Case Reports Top


Case report I

A 40-year-old male presented to the Outpatient Department of the Department of Otorhinolaryngology of a tertiary care centre with complaints of slowly progressive dry irritative cough of five months duration associated with an intermittent foreign body sensation in the throat. There were no symptoms of regurgitation, odynophagia or dysphagia. General and systemic examination was grossly normal. Examination of the oral cavity was normal, while examination of the oropharynx revealed bilateral grade 2 enlargement with a single smooth pinkish pedunculated mass of size approximately 1 × 2 cm seen hanging freely from the superior pole of the left tonsil [Figure 1.1]. On palpation, the mass was soft in consistency, and did not bleed on touch. It moved freely during swallowing and coughing and there was no induration surrounding its attachment. Examination of the ears and nose were normal. With a differential diagnosis of tonsillar cyst or oropharyngeal benign polyp, the patient was taken up for tonsillectomy with excision of the mass under general examination. The excised mass [Figure 1.2] was sent for histopathological examination which revealed a polypoidal mass lined by stratified squamous epithelium with a fibrous stroma showing mild lymphocytic infiltration and few blood vessels [Figure 1.3]. These features were suggestive of a fibroepithelial polyp. At one year follow up, the patient is asymptomatic with no signs of recurrence [Figure 1.4].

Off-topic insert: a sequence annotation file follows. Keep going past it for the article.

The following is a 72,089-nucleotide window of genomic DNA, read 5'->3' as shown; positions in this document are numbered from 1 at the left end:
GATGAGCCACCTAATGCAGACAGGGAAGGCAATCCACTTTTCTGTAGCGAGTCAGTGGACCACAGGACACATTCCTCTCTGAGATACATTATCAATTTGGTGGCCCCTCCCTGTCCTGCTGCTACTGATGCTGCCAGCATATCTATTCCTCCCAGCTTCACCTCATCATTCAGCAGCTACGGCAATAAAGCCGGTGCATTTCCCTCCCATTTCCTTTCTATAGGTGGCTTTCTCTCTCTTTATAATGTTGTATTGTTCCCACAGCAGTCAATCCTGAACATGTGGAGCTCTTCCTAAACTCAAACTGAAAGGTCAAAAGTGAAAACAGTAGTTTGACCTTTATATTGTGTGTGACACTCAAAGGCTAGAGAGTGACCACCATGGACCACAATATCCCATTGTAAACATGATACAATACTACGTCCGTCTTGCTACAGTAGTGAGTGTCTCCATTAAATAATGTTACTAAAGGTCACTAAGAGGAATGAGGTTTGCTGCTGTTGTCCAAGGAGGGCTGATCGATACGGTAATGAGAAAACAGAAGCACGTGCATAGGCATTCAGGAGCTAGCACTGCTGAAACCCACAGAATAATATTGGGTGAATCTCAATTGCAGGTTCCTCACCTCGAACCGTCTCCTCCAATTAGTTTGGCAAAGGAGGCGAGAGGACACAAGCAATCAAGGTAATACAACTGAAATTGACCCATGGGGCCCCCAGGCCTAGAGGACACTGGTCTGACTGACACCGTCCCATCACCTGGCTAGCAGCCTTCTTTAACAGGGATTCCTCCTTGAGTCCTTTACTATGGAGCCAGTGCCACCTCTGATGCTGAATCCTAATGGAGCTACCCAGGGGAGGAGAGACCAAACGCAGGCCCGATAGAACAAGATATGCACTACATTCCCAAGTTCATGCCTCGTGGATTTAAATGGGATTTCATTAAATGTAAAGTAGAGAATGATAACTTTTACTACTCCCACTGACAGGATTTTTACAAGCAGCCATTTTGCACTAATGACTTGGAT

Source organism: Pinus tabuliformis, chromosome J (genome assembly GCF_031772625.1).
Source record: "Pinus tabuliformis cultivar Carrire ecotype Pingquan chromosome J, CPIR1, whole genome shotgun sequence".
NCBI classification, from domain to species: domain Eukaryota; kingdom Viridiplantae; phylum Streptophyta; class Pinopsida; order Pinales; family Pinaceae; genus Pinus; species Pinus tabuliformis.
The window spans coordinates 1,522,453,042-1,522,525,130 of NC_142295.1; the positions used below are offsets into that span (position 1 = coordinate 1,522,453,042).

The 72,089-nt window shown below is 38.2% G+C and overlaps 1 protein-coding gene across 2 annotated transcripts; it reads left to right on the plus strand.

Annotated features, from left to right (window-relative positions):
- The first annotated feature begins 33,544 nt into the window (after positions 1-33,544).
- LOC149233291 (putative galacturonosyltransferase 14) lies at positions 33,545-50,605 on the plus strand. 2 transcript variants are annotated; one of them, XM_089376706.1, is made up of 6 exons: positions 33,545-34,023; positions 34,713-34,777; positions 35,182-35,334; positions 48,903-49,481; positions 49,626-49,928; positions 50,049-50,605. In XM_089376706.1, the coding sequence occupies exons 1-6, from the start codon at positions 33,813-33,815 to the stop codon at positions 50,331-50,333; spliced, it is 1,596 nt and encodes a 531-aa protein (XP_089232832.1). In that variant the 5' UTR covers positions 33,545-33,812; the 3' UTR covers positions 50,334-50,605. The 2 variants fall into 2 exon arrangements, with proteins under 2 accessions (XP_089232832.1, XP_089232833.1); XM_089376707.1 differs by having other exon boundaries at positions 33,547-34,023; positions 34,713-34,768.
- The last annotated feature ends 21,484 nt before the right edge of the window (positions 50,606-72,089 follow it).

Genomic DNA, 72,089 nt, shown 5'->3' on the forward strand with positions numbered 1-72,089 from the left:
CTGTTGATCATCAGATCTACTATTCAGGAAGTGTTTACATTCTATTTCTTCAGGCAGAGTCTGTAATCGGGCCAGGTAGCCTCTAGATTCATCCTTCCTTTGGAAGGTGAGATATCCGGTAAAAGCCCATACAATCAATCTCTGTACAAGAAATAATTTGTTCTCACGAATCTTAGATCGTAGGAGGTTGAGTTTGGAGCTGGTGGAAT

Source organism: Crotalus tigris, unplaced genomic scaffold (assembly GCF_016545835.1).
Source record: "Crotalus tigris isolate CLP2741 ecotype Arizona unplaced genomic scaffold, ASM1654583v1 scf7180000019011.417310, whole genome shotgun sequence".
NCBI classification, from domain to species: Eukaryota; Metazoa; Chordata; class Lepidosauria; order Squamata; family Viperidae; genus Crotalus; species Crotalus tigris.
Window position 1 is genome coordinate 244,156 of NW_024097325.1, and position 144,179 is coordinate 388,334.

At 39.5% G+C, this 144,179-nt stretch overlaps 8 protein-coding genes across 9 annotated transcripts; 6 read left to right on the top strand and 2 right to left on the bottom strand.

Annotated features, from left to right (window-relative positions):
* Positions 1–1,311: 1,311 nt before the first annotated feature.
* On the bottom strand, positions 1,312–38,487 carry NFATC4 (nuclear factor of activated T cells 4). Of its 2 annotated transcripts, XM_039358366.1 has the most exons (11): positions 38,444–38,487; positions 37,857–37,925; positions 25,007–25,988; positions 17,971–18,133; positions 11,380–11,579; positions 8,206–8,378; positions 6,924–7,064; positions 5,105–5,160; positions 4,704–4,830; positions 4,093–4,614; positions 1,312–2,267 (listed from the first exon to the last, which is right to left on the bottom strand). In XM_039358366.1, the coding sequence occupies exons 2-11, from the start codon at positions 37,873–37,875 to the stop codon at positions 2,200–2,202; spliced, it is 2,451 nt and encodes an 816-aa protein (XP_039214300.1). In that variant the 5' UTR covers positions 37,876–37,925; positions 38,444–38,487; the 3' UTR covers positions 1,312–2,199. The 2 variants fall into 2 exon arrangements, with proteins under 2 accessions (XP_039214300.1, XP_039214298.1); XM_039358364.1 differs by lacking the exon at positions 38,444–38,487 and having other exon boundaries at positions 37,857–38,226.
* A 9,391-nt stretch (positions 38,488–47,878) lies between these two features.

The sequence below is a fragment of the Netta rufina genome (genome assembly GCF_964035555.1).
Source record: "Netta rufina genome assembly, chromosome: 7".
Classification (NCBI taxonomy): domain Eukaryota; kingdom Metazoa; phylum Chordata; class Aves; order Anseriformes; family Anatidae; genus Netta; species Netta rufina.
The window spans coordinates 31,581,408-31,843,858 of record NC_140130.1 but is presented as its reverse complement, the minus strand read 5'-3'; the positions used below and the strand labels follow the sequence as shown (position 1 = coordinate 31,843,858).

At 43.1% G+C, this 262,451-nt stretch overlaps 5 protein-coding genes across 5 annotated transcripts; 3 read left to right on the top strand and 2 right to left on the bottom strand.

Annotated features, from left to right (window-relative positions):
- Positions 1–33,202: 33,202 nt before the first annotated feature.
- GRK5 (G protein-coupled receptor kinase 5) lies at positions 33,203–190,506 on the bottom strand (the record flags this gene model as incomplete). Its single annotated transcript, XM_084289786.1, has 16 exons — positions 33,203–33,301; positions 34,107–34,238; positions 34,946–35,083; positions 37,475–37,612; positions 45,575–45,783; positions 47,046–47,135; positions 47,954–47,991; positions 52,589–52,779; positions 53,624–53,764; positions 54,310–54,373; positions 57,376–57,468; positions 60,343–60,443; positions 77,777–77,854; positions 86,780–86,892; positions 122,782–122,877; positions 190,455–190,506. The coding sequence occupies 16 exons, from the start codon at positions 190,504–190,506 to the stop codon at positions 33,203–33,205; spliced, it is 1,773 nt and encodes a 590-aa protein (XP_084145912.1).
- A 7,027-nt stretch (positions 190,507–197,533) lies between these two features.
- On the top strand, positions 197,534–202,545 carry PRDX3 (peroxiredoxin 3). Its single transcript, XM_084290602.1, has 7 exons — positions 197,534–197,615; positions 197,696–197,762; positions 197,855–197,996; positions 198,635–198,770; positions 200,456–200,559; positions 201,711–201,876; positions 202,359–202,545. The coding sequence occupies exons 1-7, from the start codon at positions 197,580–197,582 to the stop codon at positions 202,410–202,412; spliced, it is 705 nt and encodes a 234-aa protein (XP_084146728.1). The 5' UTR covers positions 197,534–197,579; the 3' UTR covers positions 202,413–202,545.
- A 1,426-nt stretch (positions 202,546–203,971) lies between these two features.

Figure 1: (1) Shows a single smooth pinkish pedunculated mass of size approximately 1 cm × 2 cm seen hanging freely from the superior pole of the left tonsil; (2) is the post-tonsillectomy specimen showing the attachment of the polyp to the superior pole of the left tonsil; (3) histopathology showing a polypoidal mass lined by stratified squamous epithelium with a fibrous stroma showing mild lymphocytic infiltration and few blood vessels; (4) Postoperative appearance of the oropharynx at 2 months follow up

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Case report II

A 65 year old male chronic smoker presented to the outpatient department with complaints of a swelling in the mouth behind the upper teeth since two months which was causing a disturbance during swallowing. General and systemic examination was normal. Local examination of the oral cavity revealed a single, firm, smooth pedunculated pink swelling of size 1 × 1 cm just behind the upper incisor on the right side of hard palate, which was non-tender and firmly attached with a narrow pedicle [Figure 2.1]. Examination of the oropharynx, ears and nose were all normal. Fine needle aspiration cytology examination of the mass showed a hemorrhagic smear and was non-diagnostic. The patient underwent excision of the mass and the specimen [Figure 2.2] was sent for histopathological examination which showed tissue lined by atrophic keratinized stratified squamous epithelium with subepithelial fibrous infiltrate accompanied by hyalinization with very few capillaries [Figure 2.3]. There was no evidence of malignancy. The histopathological features were suggestive of fibroepithelial polyp of the hard palate. The patient was followed upto 18 months when the patient was still aymptomatic and free of recurrence [Figure 2.4].